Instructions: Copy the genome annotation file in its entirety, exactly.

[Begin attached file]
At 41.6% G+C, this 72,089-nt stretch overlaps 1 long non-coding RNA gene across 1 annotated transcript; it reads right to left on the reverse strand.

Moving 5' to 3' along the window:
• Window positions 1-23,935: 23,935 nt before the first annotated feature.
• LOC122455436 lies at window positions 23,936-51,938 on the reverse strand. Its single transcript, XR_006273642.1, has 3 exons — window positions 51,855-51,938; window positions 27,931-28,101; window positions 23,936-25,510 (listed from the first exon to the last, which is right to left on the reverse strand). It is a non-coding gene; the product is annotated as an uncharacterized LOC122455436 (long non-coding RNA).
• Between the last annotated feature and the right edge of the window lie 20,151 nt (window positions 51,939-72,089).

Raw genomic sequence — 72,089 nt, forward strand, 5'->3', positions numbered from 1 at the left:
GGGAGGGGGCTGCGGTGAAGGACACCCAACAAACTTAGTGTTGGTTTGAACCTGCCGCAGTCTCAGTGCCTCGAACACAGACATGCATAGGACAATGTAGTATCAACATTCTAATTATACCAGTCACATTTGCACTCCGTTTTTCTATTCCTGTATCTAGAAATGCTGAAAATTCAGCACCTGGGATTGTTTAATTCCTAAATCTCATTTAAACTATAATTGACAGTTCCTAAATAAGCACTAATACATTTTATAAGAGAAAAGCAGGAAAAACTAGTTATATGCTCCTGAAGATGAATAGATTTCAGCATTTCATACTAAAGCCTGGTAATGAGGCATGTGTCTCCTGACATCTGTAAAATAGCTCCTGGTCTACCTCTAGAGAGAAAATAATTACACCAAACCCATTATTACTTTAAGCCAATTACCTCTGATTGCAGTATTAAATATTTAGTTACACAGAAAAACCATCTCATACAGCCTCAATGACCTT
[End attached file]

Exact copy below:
At 41.6% G+C, this 72,089-nt stretch overlaps 1 long non-coding RNA gene across 1 annotated transcript; it reads right to left on the reverse strand.

Moving 5' to 3' along the window:
• Window positions 1-23,935: 23,935 nt before the first annotated feature.
• LOC122455436 lies at window positions 23,936-51,938 on the reverse strand. Its single transcript, XR_006273642.1, has 3 exons — window positions 51,855-51,938; window positions 27,931-28,101; window positions 23,936-25,510 (listed from the first exon to the last, which is right to left on the reverse strand). It is a non-coding gene; the product is annotated as an uncharacterized LOC122455436 (long non-coding RNA).
• Between the last annotated feature and the right edge of the window lie 20,151 nt (window positions 51,939-72,089).

Raw genomic sequence — 72,089 nt, forward strand, 5'->3', positions numbered from 1 at the left:
GGGAGGGGGCTGCGGTGAAGGACACCCAACAAACTTAGTGTTGGTTTGAACCTGCCGCAGTCTCAGTGCCTCGAACACAGACATGCATAGGACAATGTAGTATCAACATTCTAATTATACCAGTCACATTTGCACTCCGTTTTTCTATTCCTGTATCTAGAAATGCTGAAAATTCAGCACCTGGGATTGTTTAATTCCTAAATCTCATTTAAACTATAATTGACAGTTCCTAAATAAGCACTAATACATTTTATAAGAGAAAAGCAGGAAAAACTAGTTATATGCTCCTGAAGATGAATAGATTTCAGCATTTCATACTAAAGCCTGGTAATGAGGCATGTGTCTCCTGACATCTGTAAAATAGCTCCTGGTCTACCTCTAGAGAGAAAATAATTACACCAAACCCATTATTACTTTAAGCCAATTACCTCTGATTGCAGTATTAAATATTTAGTTACACAGAAAAACCATCTCATACAGCCTCAATGACCTT